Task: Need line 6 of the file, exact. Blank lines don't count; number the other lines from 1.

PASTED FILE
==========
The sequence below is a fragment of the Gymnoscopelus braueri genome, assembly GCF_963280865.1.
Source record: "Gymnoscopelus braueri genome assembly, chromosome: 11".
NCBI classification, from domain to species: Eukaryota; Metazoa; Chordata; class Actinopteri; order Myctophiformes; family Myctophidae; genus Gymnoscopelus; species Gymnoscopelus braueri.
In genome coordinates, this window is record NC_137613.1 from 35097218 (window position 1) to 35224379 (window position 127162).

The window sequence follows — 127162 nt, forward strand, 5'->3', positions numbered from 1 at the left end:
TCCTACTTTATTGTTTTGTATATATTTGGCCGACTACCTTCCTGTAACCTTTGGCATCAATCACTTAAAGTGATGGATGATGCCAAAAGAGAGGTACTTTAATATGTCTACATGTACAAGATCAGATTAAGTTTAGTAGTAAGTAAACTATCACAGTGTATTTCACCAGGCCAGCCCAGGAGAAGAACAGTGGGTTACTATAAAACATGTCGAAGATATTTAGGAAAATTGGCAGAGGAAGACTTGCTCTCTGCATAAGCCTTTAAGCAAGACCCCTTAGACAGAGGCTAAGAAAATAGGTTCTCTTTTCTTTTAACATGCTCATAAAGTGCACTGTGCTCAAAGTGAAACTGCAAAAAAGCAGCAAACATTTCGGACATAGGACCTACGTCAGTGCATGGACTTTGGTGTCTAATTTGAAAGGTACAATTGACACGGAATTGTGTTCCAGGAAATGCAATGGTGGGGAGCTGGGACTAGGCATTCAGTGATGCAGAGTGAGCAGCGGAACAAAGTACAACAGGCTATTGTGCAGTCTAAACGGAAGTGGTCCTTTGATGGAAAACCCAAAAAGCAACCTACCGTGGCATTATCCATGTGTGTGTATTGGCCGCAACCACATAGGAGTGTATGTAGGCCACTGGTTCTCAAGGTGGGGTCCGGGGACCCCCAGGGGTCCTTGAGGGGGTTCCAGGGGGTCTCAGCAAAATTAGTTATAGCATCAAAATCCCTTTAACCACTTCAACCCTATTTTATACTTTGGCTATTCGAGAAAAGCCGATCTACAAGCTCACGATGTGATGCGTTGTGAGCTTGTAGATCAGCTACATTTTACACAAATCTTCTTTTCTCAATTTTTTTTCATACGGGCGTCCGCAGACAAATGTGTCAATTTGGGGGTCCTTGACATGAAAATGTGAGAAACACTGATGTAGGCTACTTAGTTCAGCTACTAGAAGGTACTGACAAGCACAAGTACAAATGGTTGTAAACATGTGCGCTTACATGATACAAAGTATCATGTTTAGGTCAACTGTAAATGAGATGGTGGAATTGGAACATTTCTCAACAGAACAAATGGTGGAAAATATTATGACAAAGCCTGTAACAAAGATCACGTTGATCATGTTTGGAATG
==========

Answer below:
TCCTACTTTATTGTTTTGTATATATTTGGCCGACTACCTTCCTGTAACCTTTGGCATCAATCACTTAAAGTGATGGATGATGCCAAAAGAGAGGTACTTTAATATGTCTACATGTACAAGATCAGATTAAGTTTAGTAGTAAGTAAACTATCACAGTGTATTTCACCAGGCCAGCCCAGGAGAAGAACAGTGGGTTACTATAAAACATGTCGAAGATATTTAGGAAAATTGGCAGAGGAAGACTTGCTCTCTGCATAAGCCTTTAAGCAAGACCCCTTAGACAGAGGCTAAGAAAATAGGTTCTCTTTTCTTTTAACATGCTCATAAAGTGCACTGTGCTCAAAGTGAAACTGCAAAAAAGCAGCAAACATTTCGGACATAGGACCTACGTCAGTGCATGGACTTTGGTGTCTAATTTGAAAGGTACAATTGACACGGAATTGTGTTCCAGGAAATGCAATGGTGGGGAGCTGGGACTAGGCATTCAGTGATGCAGAGTGAGCAGCGGAACAAAGTACAACAGGCTATTGTGCAGTCTAAACGGAAGTGGTCCTTTGATGGAAAACCCAAAAAGCAACCTACCGTGGCATTATCCATGTGTGTGTATTGGCCGCAACCACATAGGAGTGTATGTAGGCCACTGGTTCTCAAGGTGGGGTCCGGGGACCCCCAGGGGTCCTTGAGGGGGTTCCAGGGGGTCTCAGCAAAATTAGTTATAGCATCAAAATCCCTTTAACCACTTCAACCCTATTTTATACTTTGGCTATTCGAGAAAAGCCGATCTACAAGCTCACGATGTGATGCGTTGTGAGCTTGTAGATCAGCTACATTTTACACAAATCTTCTTTTCTCAATTTTTTTTCATACGGGCGTCCGCAGACAAATGTGTCAATTTGGGGGTCCTTGACATGAAAATGTGAGAAACACTGATGTAGGCTACTTAGTTCAGCTACTAGAAGGTACTGACAAGCACAAGTACAAATGGTTGTAAACATGTGCGCTTACATGATACAAAGTATCATGTTTAGGTCAACTGTAAATGAGATGGTGGAATTGGAACATTTCTCAACAGAACAAATGGTGGAAAATATTATGACAAAGCCTGTAACAAAGATCACGTTGATCATGTTTGGAATG